August 4th, 2014

ruthie-foster_promise-of-a-brand-new-day

Title: Promise of a Brand New Day

Artist: Ruthie Foster

Label: Blue Corn Music

Formats: CD, MP3

Release date: August 19, 2014

 

 

Though Ruthie Foster has received many accolades over the past decade as a blues singer, on her latest release, Promise of a Brand New Day, she draws a bit more from the folk-rock style popularized in the ‘60s, including a commitment to socially conscious message songs. But this is no sentimental journey of covers. Producer Meshell Ndegeocello, who plays bass on the album, encouraged Foster to stretch her composition skills, resulting in seven new songs delivered in a wide range of styles.  Ndegeocello was also given free reign regarding the selection of accompanying musicians, adding her regular guitarist Chris Bruce to the lineup along with keyboardist Jebin Bruni, drummer Ivan Edwards, and backing vocalist Nayanna Holley. The result is a fairly sparse but cohesive instrumental mix that never overpowers.

On the opening track, “Singing the Blues,” Foster takes an autobiographical approach by recounting her recent songwriting experience “trying to find a new home / trying to write a new song / trying to find a rhythm that will help me get through it.” The following track, “Let Me Know,” is one of the highlights of the album.  Featuring special guest guitarist and fellow Austin, Texas native Doyle Bramhall II (Eric Clapton), Foster showcases a church-honed voice that reflects her early influence from “the sisters in the amen corner” at her grandmother’s house of worship. Foster’s gospel roots resurface to great effect on her cover of the Staple Singers’ classic “The Ghetto,” where she croons a soulful prayer in the lower register, then unleashes with Mahalia-style intensity on the high notes.  Another cover, the civil-rights protest song “Second Coming” penned by the late Alabama blues guitarist Willie King, is reinterpreted as a handclapping, guitar strumming folk song that’s no less riveting than King’s hard-driving version.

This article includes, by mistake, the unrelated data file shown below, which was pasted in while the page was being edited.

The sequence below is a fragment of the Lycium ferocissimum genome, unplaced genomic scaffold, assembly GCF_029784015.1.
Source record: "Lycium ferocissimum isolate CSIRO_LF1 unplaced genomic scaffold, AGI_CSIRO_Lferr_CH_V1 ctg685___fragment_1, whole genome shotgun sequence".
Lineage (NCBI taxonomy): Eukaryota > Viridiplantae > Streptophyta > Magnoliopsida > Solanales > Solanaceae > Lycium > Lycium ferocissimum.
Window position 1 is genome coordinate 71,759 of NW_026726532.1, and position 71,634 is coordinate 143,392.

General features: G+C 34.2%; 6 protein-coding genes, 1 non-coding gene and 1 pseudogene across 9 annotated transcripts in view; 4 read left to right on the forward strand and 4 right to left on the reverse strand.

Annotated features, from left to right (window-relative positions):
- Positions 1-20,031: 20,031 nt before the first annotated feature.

One of the most effective of Foster’s original songs is the a capella title track “Brand New Day.” Sung in the rhythmic call and response style of an early work song, she offers encouragement to the downtrodden in the chorus “‘cause love heals / and love lives / and time will rebuild a brand new day.”  But the pièce de résistance is undoubtedly “It Might Not Be Right.” Co-written with legendary Stax songwriter William Bell, the song gives a “musical nod to the late soul-stirrer O.V. Wright” while addressing a more contemporary topic— gay marriage—in the lyrics “it might not be right for the world, but it’s all right with this girl.”  Closing the album is “New,” written by and featuring another special guest, Toshi Reagon. This gorgeous, contemplative song accompanied by acoustic guitar continues the life-affirming theme of the album.

Reviewed by Brenda Nelson-Strauss

Review Genre(s): Folk and Country,Popular, Rock, and Misc.


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